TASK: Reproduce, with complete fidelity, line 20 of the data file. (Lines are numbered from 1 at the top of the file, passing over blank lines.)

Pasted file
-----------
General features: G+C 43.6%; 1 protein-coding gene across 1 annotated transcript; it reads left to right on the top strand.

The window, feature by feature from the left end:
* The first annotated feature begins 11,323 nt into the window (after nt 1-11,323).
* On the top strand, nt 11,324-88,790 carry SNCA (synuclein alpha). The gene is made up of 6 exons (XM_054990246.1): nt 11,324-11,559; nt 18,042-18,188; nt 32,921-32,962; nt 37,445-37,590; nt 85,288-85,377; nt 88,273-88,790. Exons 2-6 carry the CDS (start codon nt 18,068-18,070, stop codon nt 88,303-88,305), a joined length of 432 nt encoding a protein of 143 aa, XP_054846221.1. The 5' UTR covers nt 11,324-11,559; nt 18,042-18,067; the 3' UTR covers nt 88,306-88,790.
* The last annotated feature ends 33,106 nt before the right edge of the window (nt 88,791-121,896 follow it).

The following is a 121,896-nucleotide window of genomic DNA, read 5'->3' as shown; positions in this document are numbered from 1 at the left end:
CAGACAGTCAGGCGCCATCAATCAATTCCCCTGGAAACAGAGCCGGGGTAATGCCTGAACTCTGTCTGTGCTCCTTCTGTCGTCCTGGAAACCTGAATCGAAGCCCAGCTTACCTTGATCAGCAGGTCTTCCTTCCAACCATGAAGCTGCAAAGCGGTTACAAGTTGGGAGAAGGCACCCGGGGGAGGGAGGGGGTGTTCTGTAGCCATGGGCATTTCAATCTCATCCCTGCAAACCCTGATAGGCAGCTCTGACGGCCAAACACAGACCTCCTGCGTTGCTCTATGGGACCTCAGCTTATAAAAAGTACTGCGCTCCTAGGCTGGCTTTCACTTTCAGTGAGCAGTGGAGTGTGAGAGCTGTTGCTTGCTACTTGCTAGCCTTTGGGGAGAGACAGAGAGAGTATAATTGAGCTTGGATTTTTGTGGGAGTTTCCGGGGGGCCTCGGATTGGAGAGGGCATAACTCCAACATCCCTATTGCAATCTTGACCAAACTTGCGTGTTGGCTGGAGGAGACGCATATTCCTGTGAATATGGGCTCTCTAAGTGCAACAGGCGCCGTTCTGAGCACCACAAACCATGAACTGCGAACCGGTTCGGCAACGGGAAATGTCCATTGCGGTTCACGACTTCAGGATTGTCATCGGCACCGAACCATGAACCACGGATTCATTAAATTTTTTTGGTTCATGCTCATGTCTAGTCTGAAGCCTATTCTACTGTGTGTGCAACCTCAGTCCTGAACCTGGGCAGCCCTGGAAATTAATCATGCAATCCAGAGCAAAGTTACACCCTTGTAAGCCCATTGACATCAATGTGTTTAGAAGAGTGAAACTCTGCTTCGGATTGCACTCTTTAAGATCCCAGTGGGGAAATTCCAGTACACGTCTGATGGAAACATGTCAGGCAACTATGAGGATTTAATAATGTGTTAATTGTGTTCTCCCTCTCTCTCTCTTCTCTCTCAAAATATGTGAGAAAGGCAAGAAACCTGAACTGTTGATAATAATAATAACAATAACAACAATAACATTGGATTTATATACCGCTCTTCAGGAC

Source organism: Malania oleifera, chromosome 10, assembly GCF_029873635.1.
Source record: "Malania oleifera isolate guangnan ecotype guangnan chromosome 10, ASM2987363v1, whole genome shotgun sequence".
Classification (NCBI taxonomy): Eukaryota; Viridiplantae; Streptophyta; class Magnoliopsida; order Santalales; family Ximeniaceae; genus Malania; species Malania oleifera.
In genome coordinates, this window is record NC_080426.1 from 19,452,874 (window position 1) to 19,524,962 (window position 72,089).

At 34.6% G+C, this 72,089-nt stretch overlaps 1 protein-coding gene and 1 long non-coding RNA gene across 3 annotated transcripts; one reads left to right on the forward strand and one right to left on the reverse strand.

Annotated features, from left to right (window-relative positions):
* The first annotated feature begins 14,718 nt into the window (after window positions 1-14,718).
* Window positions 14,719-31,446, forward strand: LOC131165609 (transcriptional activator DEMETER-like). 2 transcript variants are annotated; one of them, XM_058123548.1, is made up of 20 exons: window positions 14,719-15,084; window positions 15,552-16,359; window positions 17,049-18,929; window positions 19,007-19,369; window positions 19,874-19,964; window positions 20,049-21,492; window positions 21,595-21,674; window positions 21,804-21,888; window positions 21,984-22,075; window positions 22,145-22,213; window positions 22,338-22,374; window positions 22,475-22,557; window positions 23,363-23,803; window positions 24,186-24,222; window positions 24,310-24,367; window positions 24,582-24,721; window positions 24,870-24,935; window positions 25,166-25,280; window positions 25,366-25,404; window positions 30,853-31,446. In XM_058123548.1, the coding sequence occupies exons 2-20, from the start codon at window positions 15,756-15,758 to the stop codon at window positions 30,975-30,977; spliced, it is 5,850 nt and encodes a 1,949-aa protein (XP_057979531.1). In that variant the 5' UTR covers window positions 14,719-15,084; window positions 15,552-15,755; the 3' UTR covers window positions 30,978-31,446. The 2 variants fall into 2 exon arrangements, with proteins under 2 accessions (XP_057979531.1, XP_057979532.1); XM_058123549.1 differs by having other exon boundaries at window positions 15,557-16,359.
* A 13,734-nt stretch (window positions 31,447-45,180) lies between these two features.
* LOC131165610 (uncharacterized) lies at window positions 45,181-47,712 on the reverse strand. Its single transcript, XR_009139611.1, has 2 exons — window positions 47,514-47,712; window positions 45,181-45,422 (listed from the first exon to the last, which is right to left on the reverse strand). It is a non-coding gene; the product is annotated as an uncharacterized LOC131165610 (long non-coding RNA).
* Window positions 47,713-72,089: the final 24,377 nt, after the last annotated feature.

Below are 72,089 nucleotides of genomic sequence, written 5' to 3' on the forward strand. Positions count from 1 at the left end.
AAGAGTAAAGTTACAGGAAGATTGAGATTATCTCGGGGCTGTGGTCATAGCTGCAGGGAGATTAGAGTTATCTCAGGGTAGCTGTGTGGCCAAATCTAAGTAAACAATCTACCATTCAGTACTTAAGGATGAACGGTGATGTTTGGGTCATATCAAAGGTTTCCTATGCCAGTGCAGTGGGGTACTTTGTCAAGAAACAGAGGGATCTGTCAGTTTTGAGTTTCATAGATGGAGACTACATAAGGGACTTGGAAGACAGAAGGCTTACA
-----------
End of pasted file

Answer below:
AAGAGTAAAGTTACAGGAAGATTGAGATTATCTCGGGGCTGTGGTCATAGCTGCAGGGAGATTAGAGTTATCTCAGGGTAGCTGTGTGGCCAAATCTAAGTAAACAATCTACCATTCAGTACTTAAGGATGAACGGTGATGTTTGGGTCATATCAAAGGTTTCCTATGCCAGTGCAGTGGGGTACTTTGTCAAGAAACAGAGGGATCTGTCAGTTTTGAGTTTCATAGATGGAGACTACATAAGGGACTTGGAAGACAGAAGGCTTACA